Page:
After 10 years:
Rebecca Gomperts studied medicine and visual arts in Amsterdam, the Netherlands. After her studies she became an abortion provider and sailed as a ships doctor and environmental activist on board the Greenpeace ship, Rainbow Warrior. While sailing in South America she met many women who greatly suffered due to lack of access to reproductive heath services and safe, legal abortion. These women and their stories were the inspiration for her to start Women on Waves in 1999. On board a Dutch ship, the abortion pill can be provided safely and legally to women with unwanted pregnancies, once it sails outside the territorial waters of countries where abortion is illegal, On the invitation of local women’s organizations, Women on Waves set sail to Ireland (2001), Poland (2003), Portugal (2004), Spain (2008) and Morocco (2012) The campaign in Portugal catalyzed the legalization of abortion in February 2007. In Rrecent years Women on Waves initiated safe abortion hotlines around the world. The first “Abortion Drone” was launched In 2015.
In response to a growing number of help emails from women around the world, Rebecca founded Women on Web, an online medical abortion service in 2005. The service supports women living in countries where safe abortion is not available, to obtain information and access abortion pills. Every year Women on Web helpdesk members answer more than 100.000 emails from women all over the world.
In 2011 Rebecca completed a Masters Public Policy at Princeton University and in 2014 she completed her PhD at Karolinska Institutet
Rebecca Gomperts also wrote a novel “Zeedrift” and published articles and essays. Rebecca Gomperts received the MS Women on the Year 2001 award, the Women making History award by Planned Parenthood of New York City (2002), the Clara Meijer-Wichmann Penning of 2002 by the Liga voor de Rechten van de Mens, the Margaret Sanger Woman of Valor award (2004) and the Global Women’s Rights Awards, Feminist Majority Foundation (2007) and Women deliver 100: the most inspiring people delivering for girls and women (2011). Allan Rosenfield Award for Lifetime Contributions to International Family Planning (2012). She was named as one of the global thinkers 2015 by Foreign Policy.
“Many women are dying because they are being denied the most fundamental part of human existence, namely to decide about their autonomy, their bodies, whether and when they want to have children.”
Rebecca Gomperts works with local womens groups to prevent unsafe abortions and empower women to exercise their human rights to physical and mental autonomy. In 1999, Rebecca Gomperts founded the organization, Women on Waves, which operates a mobile abortion clinic on a ship. Despite threats and protests from anti-abortion groups and governments, it has sailed to various countries where abortions are illegal. While in harbor, the ship provides contraceptives, information, and counseling. After sailing into international waters, early medical abortions are provided safely in the clinic.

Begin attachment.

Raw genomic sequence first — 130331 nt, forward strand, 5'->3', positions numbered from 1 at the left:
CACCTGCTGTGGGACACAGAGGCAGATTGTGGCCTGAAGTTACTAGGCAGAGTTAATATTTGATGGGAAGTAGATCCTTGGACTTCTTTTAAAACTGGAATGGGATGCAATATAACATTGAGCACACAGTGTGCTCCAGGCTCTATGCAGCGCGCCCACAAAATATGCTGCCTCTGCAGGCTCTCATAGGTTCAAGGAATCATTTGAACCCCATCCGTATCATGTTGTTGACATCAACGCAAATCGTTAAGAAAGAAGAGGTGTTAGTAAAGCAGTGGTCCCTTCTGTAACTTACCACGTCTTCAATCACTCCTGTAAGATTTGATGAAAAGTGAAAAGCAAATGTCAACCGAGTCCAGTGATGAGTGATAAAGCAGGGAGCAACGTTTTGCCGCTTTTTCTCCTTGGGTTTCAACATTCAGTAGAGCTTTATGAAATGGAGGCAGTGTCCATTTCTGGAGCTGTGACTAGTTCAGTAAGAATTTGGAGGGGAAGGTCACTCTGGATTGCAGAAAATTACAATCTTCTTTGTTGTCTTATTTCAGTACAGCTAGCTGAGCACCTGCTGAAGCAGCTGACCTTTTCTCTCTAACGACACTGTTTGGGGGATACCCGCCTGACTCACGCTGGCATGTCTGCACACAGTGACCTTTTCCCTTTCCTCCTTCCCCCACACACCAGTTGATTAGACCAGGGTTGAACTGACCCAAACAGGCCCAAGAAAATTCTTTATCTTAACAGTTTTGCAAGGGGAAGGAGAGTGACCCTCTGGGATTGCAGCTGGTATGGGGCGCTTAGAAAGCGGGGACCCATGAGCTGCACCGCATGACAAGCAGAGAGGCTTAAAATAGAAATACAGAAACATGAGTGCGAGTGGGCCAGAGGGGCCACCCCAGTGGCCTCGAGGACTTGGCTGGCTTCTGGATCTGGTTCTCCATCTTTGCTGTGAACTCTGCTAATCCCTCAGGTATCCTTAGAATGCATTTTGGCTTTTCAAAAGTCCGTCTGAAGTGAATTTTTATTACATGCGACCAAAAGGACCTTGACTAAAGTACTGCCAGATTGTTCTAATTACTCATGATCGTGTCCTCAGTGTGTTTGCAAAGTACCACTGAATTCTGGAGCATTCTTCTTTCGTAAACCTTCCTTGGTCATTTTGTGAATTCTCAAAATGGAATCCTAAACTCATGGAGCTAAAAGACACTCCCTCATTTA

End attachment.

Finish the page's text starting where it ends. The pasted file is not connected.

A sailors worst fear is to run into stormy waters. But Rebecca Gomperts life, both on and off ships, has been marked by her fearlessness in the face of these storms. In her fight to defend womens most basic human rights, she has taken on governments, the media, and anti-abortion groups, regardless of the threats and obstacles they put in her way. The turning point in Rebeccas life came in her late twenties. A medical doctor, she embarked on a life-changing stint of working aboard a Greenpeace ship around South America: In Latin America, I listened to appalling stories about the desperate measures women take when they cannot have abortions legally. They are dying because they are being denied the right to decide about their bodies and whether and when they want to have children. The more research she did, the more resolute she became to help prevent women from dying every six minutes as a result of an unsafe, illegal abortion. It took a huge leap of imagination for Rebecca to hatch her extraordinary idea of offering safe, legal abortions aboard a ship in international waters. Like most brilliant schemes, it was shot down in flames by those who first heard it and it triggered fierce debates around the world. I suddenly realized that ideas are dangerous. Anti-abortion groups were sending threats and I was very scared. But this injustice was crawling under my skin and would not let go. Six years on, Rebeccas ship has sailed out to three countries where abortions are illegal, despite every possible attempt to stop her. Each trip has profoundly influenced the way abortion is discussed and has empowered local womens organizations to get the issue on their countrys political agenda. The ship will never be able to help all the women who need it. But we can inform them and we have greatly influenced the way abortion is perceived. And this is just the beginning.
Women on Waves
Europe | Netherlands